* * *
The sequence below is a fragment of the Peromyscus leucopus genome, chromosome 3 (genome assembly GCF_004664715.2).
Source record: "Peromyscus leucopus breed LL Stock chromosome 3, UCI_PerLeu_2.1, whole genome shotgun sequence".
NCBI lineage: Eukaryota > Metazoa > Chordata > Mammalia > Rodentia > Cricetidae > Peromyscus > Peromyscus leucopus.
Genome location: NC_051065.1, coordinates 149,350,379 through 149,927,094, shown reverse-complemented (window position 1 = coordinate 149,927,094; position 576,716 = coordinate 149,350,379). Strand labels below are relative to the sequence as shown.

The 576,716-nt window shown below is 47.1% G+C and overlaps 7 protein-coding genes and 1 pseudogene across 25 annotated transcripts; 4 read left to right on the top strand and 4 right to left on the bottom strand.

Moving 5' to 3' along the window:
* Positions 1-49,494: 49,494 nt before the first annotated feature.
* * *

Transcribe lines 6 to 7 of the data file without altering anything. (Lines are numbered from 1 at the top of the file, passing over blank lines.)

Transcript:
Moving 5' to 3' along the window:
* Positions 1-49,494: 49,494 nt before the first annotated feature.